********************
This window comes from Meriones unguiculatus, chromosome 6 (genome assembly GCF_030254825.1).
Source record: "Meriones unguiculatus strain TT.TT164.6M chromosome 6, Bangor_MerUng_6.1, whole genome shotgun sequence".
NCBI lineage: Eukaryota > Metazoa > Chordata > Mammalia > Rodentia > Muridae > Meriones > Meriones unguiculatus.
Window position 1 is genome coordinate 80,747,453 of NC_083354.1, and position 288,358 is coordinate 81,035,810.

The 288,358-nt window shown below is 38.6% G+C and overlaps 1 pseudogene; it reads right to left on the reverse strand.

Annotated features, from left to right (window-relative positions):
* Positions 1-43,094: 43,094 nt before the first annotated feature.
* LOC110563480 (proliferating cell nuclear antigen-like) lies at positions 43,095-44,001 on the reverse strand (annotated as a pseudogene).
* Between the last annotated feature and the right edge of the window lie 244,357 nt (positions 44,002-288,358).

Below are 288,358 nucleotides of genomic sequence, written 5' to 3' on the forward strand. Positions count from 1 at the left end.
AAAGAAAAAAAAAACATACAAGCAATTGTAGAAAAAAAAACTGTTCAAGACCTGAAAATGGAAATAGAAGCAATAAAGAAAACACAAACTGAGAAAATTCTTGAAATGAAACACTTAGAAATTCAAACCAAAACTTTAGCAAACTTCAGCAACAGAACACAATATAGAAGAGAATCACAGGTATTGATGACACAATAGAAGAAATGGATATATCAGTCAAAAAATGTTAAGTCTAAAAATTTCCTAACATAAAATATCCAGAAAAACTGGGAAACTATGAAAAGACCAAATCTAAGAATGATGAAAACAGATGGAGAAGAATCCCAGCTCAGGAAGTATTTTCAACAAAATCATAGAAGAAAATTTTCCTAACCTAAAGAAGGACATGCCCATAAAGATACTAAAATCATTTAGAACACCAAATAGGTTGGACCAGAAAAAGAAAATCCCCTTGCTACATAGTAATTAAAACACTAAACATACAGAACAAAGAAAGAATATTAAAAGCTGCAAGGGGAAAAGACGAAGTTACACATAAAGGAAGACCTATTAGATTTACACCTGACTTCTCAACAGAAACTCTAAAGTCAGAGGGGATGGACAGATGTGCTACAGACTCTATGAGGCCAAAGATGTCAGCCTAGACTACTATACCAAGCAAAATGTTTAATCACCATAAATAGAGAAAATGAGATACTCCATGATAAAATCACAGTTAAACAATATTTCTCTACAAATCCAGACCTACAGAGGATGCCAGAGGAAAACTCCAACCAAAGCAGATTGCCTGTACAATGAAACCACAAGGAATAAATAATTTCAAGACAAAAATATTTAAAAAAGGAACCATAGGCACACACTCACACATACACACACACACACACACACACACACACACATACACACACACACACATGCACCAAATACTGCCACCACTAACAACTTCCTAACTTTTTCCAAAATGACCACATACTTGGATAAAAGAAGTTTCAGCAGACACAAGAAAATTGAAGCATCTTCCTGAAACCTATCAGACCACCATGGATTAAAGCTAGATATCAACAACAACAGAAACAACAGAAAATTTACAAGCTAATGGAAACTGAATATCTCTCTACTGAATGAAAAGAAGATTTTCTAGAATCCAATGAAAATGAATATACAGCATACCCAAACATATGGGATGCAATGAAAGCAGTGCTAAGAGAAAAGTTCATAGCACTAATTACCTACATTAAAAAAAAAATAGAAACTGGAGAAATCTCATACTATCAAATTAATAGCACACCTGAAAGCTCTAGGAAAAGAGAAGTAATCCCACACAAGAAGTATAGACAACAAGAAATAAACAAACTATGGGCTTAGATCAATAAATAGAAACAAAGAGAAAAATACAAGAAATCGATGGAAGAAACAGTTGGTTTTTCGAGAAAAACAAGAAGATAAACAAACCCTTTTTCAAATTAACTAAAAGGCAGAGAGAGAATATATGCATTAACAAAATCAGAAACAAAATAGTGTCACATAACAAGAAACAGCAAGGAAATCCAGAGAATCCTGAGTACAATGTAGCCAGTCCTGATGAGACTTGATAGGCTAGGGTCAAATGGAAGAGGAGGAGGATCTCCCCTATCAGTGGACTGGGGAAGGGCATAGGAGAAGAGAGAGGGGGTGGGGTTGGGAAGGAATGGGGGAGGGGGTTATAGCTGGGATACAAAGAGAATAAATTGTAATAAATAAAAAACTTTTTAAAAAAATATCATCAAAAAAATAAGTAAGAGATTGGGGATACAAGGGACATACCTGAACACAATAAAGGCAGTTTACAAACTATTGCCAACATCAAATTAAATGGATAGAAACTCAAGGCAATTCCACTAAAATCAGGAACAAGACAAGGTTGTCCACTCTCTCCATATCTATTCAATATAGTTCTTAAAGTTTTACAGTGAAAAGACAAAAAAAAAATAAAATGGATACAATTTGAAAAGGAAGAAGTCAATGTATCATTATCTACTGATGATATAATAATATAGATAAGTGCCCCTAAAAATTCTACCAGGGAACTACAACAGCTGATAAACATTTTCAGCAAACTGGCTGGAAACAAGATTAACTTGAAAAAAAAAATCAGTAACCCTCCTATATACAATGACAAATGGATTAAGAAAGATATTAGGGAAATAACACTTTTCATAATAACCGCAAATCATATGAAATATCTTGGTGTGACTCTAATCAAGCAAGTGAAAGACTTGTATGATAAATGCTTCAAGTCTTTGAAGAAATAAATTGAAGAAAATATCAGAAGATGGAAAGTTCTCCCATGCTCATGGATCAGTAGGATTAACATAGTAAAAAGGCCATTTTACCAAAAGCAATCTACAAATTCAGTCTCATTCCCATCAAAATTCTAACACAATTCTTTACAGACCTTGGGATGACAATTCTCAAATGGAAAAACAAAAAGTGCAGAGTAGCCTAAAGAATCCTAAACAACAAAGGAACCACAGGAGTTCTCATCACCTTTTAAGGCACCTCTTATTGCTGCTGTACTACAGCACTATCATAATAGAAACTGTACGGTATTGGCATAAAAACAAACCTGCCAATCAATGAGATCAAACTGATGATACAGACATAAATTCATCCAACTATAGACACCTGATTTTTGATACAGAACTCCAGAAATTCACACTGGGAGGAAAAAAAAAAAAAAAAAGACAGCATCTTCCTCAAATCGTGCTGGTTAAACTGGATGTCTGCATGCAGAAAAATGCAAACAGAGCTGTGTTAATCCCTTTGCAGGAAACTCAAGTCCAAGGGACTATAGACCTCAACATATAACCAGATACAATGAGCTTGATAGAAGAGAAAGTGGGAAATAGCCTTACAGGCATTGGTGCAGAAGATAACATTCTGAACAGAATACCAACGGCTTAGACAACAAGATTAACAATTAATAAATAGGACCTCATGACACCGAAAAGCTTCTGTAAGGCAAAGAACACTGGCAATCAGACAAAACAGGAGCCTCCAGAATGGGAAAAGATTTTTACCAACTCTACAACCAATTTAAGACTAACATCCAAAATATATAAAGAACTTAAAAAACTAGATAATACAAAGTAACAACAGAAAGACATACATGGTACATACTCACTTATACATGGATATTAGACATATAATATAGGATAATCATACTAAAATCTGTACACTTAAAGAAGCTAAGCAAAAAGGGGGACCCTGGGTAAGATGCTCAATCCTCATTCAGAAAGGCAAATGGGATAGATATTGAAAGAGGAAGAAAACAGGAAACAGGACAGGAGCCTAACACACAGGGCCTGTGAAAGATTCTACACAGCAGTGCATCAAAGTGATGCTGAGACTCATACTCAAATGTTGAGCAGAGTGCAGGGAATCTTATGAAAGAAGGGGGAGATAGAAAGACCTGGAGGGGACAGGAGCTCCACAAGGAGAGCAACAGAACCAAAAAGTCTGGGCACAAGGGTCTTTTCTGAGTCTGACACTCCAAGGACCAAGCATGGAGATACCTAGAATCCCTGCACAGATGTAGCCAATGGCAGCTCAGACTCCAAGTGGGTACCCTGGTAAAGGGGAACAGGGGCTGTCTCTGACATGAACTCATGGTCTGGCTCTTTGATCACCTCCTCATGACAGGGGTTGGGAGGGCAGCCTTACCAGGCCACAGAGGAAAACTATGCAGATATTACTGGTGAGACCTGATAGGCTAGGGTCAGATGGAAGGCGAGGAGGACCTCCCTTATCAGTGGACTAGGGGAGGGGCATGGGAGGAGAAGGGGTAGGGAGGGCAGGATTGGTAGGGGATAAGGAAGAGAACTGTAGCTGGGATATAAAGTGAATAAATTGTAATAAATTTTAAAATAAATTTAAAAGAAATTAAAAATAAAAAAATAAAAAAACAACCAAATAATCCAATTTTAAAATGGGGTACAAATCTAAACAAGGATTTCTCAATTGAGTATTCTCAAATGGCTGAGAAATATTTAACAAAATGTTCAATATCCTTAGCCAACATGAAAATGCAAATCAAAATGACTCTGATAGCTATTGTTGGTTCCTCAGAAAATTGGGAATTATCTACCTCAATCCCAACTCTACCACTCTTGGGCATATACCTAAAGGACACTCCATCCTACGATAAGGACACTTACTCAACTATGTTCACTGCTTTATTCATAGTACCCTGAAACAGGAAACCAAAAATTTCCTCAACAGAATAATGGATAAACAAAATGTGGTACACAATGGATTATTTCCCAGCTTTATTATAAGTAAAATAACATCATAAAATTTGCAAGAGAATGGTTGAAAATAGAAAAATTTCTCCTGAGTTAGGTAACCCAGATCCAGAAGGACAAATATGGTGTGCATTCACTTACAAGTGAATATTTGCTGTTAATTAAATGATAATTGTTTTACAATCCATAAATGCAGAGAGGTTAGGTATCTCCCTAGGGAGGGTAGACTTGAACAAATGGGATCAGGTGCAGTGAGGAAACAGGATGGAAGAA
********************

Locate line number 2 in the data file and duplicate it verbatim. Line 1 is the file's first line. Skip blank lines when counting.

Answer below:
Source record: "Meriones unguiculatus strain TT.TT164.6M chromosome 6, Bangor_MerUng_6.1, whole genome shotgun sequence".